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Data-space approaches for uncertainty quantification of CO2 plume location in geological carbon storage

Sun, Wenyue, Durlofsky, Louis J.
Advances in water resources 2019 v.123 pp. 234-255
Bayesian theory, aquifers, carbon dioxide, carbon sequestration, geostatistics, models, monitoring, permeability, porosity, prediction, statistical analysis, uncertainty, variance, wells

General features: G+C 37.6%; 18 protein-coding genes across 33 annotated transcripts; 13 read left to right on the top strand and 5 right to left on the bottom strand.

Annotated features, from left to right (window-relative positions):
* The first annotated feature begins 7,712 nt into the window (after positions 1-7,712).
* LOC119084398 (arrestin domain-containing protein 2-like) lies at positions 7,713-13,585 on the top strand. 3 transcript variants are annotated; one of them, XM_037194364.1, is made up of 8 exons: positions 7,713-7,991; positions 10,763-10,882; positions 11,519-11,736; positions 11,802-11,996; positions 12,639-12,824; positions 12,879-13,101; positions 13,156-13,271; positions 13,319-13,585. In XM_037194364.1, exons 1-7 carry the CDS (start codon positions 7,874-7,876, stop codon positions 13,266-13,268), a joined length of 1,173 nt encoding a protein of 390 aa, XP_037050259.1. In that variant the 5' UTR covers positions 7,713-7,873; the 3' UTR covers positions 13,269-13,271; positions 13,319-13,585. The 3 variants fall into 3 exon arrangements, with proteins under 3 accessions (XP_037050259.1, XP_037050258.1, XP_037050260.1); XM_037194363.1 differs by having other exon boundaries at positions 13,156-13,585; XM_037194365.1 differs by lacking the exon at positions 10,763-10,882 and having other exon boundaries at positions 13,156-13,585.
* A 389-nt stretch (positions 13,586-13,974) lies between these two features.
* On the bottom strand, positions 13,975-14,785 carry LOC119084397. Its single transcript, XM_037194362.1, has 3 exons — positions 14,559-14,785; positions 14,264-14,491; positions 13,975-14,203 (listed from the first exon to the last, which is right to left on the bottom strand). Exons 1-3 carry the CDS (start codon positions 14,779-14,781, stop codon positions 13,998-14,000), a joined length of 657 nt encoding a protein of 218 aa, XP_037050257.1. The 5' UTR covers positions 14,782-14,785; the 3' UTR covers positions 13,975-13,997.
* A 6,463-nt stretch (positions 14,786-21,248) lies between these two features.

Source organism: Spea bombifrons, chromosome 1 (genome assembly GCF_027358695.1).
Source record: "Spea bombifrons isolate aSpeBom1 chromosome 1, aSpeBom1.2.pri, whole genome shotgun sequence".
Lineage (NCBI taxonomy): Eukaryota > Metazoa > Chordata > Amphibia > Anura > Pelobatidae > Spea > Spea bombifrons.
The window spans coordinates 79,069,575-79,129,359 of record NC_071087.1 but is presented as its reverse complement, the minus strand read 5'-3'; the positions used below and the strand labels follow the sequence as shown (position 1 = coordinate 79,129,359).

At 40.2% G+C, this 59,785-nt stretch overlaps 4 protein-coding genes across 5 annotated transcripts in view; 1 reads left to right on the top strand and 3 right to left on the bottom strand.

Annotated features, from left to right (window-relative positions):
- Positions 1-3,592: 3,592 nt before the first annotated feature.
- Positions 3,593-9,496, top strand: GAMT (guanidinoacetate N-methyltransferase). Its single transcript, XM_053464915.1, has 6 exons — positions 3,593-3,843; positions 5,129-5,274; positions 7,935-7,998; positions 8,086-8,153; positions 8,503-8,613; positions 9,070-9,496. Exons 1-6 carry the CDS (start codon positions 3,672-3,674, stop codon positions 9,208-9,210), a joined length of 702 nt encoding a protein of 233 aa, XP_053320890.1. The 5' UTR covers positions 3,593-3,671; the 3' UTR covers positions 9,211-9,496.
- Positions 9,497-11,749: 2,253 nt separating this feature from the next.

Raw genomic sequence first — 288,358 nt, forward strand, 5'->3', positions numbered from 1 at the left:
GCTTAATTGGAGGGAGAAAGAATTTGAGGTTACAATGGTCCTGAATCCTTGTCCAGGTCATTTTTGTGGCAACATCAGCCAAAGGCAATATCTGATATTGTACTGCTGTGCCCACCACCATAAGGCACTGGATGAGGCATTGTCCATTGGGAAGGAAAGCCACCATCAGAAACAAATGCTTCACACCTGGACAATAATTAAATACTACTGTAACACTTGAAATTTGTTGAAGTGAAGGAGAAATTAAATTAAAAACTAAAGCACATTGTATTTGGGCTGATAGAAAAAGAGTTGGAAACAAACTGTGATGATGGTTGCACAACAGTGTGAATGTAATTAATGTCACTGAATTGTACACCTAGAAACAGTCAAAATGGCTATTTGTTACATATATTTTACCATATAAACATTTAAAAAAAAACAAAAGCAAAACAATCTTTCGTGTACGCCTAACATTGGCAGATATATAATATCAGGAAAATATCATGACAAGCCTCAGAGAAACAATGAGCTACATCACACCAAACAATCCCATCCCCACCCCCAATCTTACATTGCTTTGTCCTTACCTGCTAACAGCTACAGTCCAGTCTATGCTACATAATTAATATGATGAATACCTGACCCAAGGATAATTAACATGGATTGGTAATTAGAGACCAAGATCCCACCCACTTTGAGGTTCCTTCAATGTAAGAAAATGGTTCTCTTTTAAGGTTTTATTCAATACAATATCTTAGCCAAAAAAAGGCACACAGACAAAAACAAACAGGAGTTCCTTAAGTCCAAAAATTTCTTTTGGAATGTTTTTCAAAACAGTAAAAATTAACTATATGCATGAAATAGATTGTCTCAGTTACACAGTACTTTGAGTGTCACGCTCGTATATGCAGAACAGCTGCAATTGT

A data-space inversion (DSI) method is developed and applied to quantify uncertainty in the location of CO2 plumes in the top layer of a storage aquifer. In the DSI procedure, posterior predictions of the CO2 saturation distribution are generated using simulation results for prior geostatistical model realizations along with observed data, which in this case derive from observations at monitoring wells. Posterior (history-matched) geological models are not constructed in the DSI method, so many of the complications that arise in traditional data assimilation methods are avoided. The DSI method treats quantities of interest (QoI), such as the CO2 saturation distribution in the top layer, as random variables. The posterior distribution for these QoI, conditioned to observed data, is formulated in the data space within a Bayesian framework. Samples from this posterior distribution are generated using the randomized maximum likelihood method. We also introduce a procedure to optimize the locations of monitoring wells using only prior-model simulation results. This approach is based on analytical DSI results, and determines monitoring well locations such that the reduction in expected posterior variance of a relevant quantity is maximized. The new DSI procedure is applied to three-dimensional heterogeneous aquifer models involving uncertainties in a wide range of geological parameters, including variogram orientation, porosity and permeability fields, and regional pressure gradient. Multiple monitoring scenarios, involving four to eight monitoring wells, are considered in the evaluation of our data space methodology. Application of DSI with optimal monitoring wells is shown to consistently reduce the posterior variance of average CO2 saturation in the top layer, and to provide detailed saturation fields in reasonable correspondence with the ‘true’ saturation distribution. Finally, we demonstrate consistent improvement in DSI predictions as data are collected from an increasing number of (optimized) monitoring wells.